This is a very common ingredient in fast foods and food seasonings. MSG is harmless but too much consumption would cause headaches, and this is not good for people who have vertigo (a sensation of spinning) . Currently, there is limited research comparing the enhancement effects of MSG with these natural extracts in food products. Given the capability of salty taste enhancement, MSG substitute may also be able to increase the sensory appeal of meat products with reduced salt content. Previous study indicated that used of yeast extract successfully enhanced the taste of fermented sausage . Ground mushroom has also been reported to improve the flavor of taco blend . To replace MSG, it is necessary to conduct more research to compare the performance between MSG and its alternatives in salt-reduced food matrix. The aim of the current study was to investigate the effect of replacement MSG with 1:1 ratio mixture of sugar and salt on physiochemical, microbiological, and sensory properties deep fat fried chicken breast strips during frozen storage (-18°C).
Materials and Methods
Fresh boneless skinless chicken breast strips 74.33% moisture 20.72% protein, 2.26% fat, 1.18% carbohydrate, 1.18 Ash and PH 5.09, were obtained after 8 h of slaughtering from Cairo Poultry Processing Company, Sharkia, Egypt. The samples were transferred under cooling conditions to Food Technology Department Laboratory (Zagazig University, Egypt) and saved in freezer at -18°C for 3 months until processing.
Preparation of Chicken Breast Strips: After preparation of chicken breast strips as described (Tables 1&2), samples divided into two groups: control group containing MSG (C) and the other containing MSG substitution (T).
Preparation of Marinade Solution: The amount of water below 5°C was placed in a bag of high-density polyethylene, after that the amount of food grade Sodium Tripolyphosphate (STPP) was dissolved in it, followed by dissolving the table salt and McGinn the case of control or MSG substitution (a mixture of table salt and table sugar in a ratio of 1:1) in the case of treatment and then add spices, antioxidant, and stirring to homogenize the marinade solution. The amount of raw chicken fillet strips was added to previous brine after thawing it for 24h in the refrigerator and reaching a temperature of 1-4°C. Finally, the bags were closed and flipped for five minutes and placed in the refrigerator on a temperature of 1-4°C. After 24h, the bags were opened and the chicken breast strips were removed from the soaking solution and put on a stainless-steel net for 5 min to drain excess brine solution, then the increase in the weight of the chicken breast strips acquired from the marinade solution was calculated according to the following formula .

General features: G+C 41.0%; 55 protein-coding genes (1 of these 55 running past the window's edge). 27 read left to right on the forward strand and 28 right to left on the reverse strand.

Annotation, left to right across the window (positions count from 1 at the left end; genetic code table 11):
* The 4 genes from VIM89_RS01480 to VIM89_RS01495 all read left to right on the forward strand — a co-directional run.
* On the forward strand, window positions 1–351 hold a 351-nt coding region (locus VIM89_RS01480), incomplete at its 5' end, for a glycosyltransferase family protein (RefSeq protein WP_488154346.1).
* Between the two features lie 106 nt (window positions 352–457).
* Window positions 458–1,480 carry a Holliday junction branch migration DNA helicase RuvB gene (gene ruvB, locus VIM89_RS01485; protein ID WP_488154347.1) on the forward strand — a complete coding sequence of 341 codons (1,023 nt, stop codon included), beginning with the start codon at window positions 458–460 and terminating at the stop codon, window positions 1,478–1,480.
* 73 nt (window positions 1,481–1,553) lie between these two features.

% Marinade uptake= marinated weight-raw weight/raw weight×100.
Deep-Frying of Marinade Chicken Breast Strips: 1.5 liters of a mixture of sunflower and soybean oil 1:1 were placed in an electric fryer and the oil temperature was raised to 186: 188°C, then the marinated and covered chicken breast slices were placed in the oil at a rate of 4 pieces each time and the weight of the piece was approximately 40 g .When the temperature of the chicken breasts reached 74-76°C, they were removed from the oil and placed on a stainless steel mesh to get rid of the excess oil from the throwing process in the control sample. In the treatment sample (without MSG), the same previous steps were repeated after getting rid of the frying oil used in the control sample and replacing it with a new oil of the same type of oil. Samples were preserved by freezing at -18°C until the completion of the tests .
Chemical Analysis: Moisture, ash, crude protein, and crude lipids (%) were determined according to the methods recommended by AOAC , while total carbohydrate content was measured by difference.